Yet, in the meantime, climate action – specifically, the decarbonisation of the world economy – is set to upend the very foundation of the MENA’s political economy and could signal the wholesale transformation of its geopolitics. Few regions of the world have been as defined by hydrocarbons as the MENA. The discovery, production and export of oil (and later also natural gas) has shaped the region’s internal dynamics for the past century, gradually shifting its political and economic centre of gravity from historical centres like Beirut, Cairo and Damascus towards the Gulf monarchies in Abu Dhabi, Doha and Riyadh. Gaining access to MENA oil and gas, and ensuring its free flow onto international markets, has been one of the main reasons for global powers to intervene in and engage with the region. Consequently, it stands to reason that if the world’s demand for oil and gas shaped the MENA as we know it today, the world’s turn away from fossil fuels will surely shape the region’s future – the current European scramble for non-Russian hydrocarbons notwithstanding.

Governments in the UK, Europe, the US and across the world have an interest in working with and supporting MENA countries – individually and collectively – to navigate this dual challenge. Not only is the battle against climate change a global one that can only be fought effectively if all countries and regions are onboard, but the instability both climate change and climate action could fuel in the MENA will inevitably impact the national security of states far beyond the region.

Finding a path to sustainable economic development that is compatible with global decarbonisation objectives cannot be left to countries like Egypt alone; it must be a task for everyone

In this context, the two COP hosts – Egypt and the UAE – represent two different ends of the spectrum of countries, both in the MENA and the Global South, when it comes to the struggle against climate change. As a small, highly developed and extremely wealthy country, the UAE can be highly dynamic. Like other countries in similar positions – some of its fellow Gulf monarchies, for example – it faces the challenge of how to diversify its economy and reduce its emissions without compromising its socioeconomic stability. But it also has the means to make big bets on new technologies and to help other countries across the region develop more sustainably through targeted investments – both by itself and in partnership with Western countries and international organisations.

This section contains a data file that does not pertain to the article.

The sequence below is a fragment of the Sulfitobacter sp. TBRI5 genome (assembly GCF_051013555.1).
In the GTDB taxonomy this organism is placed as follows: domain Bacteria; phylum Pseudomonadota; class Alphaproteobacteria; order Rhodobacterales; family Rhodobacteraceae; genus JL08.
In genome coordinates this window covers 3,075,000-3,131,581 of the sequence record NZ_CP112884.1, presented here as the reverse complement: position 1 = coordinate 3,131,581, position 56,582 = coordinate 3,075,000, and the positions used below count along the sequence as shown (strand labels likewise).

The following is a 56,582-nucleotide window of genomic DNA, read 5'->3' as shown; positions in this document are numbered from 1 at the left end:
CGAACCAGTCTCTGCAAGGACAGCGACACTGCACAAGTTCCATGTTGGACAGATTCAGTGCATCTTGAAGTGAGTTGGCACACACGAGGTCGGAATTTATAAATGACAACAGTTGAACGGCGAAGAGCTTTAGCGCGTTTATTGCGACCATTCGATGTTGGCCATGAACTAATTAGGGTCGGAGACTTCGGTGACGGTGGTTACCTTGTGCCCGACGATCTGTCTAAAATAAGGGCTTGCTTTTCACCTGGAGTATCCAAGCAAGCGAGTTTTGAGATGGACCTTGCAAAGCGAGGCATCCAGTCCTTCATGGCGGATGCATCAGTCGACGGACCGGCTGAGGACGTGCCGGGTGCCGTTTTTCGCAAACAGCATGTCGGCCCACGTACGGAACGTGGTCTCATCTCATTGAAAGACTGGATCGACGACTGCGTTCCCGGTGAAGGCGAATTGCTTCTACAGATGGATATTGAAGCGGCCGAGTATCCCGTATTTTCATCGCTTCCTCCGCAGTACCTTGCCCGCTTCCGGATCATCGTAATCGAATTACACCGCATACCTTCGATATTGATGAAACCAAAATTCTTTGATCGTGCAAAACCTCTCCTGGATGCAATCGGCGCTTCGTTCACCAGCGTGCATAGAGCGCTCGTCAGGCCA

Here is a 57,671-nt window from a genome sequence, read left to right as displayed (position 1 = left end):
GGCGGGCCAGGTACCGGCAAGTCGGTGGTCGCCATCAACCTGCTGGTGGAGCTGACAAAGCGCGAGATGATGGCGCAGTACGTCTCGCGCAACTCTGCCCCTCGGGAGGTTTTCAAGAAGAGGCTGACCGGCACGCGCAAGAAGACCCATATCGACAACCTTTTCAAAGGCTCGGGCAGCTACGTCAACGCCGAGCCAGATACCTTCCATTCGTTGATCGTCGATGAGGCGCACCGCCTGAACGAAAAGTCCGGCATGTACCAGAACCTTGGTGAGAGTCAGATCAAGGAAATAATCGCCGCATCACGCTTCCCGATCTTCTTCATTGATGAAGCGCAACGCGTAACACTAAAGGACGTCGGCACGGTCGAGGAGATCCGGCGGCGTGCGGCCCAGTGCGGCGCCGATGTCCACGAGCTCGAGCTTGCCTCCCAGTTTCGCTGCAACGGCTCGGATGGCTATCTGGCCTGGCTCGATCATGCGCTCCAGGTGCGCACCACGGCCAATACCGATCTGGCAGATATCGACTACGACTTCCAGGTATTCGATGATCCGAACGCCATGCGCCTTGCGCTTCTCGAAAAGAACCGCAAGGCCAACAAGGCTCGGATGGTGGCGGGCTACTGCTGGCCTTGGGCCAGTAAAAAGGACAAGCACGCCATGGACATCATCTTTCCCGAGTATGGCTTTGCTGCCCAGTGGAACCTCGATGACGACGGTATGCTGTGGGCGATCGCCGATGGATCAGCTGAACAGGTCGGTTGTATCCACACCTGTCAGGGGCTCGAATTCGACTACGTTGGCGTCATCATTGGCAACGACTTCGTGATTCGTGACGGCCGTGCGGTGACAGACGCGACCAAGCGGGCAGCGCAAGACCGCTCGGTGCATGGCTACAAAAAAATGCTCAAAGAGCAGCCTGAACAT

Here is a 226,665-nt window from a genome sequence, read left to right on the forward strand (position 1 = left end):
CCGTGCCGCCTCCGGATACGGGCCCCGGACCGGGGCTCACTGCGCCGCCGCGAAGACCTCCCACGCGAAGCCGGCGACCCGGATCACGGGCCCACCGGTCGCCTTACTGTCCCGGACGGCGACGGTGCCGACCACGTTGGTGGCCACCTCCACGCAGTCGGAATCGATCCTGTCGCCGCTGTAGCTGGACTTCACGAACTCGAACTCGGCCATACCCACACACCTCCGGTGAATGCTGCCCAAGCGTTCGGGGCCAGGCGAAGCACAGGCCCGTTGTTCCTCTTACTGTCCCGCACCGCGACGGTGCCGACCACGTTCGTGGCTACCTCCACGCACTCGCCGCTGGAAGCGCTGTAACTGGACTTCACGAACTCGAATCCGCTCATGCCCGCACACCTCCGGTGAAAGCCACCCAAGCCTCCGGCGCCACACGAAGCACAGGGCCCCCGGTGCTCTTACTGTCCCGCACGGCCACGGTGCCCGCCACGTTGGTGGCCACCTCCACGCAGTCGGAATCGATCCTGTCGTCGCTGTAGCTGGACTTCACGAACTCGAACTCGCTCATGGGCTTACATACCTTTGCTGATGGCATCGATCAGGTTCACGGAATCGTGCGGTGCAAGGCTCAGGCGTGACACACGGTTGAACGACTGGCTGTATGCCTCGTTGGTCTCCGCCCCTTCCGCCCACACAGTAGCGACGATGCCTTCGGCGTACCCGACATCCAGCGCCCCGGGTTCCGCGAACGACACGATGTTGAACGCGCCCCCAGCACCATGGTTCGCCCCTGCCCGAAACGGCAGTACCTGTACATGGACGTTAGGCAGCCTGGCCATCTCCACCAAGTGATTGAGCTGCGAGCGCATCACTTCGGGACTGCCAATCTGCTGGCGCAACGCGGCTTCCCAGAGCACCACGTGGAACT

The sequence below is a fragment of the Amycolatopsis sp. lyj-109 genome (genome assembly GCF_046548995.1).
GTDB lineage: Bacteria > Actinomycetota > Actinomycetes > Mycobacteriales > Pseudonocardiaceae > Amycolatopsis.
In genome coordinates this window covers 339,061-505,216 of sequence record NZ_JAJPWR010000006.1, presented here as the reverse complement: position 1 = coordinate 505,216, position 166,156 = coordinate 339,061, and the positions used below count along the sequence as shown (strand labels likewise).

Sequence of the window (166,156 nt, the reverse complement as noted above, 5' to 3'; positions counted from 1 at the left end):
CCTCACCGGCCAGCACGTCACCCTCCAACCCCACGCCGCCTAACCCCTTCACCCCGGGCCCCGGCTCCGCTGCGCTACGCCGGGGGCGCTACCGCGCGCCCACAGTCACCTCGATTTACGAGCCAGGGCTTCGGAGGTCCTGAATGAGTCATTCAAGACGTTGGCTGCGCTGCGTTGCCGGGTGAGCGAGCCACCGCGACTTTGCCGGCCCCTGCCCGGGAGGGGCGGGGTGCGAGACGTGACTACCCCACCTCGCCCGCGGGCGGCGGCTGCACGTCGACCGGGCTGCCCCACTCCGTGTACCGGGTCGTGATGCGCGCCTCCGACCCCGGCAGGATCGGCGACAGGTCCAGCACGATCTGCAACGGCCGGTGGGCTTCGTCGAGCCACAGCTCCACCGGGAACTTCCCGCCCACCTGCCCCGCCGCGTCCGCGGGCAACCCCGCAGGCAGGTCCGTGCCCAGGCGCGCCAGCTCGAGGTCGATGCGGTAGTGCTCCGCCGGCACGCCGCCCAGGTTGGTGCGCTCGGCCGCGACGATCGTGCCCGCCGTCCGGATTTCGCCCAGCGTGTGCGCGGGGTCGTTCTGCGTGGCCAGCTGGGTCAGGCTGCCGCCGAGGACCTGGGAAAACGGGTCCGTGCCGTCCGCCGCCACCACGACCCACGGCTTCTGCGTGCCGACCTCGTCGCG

Egypt, on the other hand – together with many others in the region – has a lot less room for manoeuvre. To maintain political and socioeconomic stability, the government in Cairo must deliver economic development to generate enough services and opportunities for a huge and rapidly growing population. The only existing models for how to tackle such a challenge – followed by countries around the world for centuries – are literally fuelled by fossil fuels. Finding a path to sustainable economic development that is compatible with global decarbonisation objectives cannot be left to countries like Egypt alone; it must be a task for everyone.

When Egyptian President Abdul Fatah Al-Sisi welcomes dignitaries from around the world in Sharm El-Sheikh next month, much of the media coverage will inevitably focus on whether he really cares about climate change, or if he just hopes to burnish his credentials as an international statesman and boost Egypt’s tourism industry. Yet, this should not distract from the fundamental questions about what climate change and climate action mean for a region like the MENA. If the UK and its European partners are serious about their pledges to lead the global struggle against climate change, they must be involved in trying to find the answers.

The views expressed in this Commentary are the authors’, and do not represent those of RUSI or any other institution.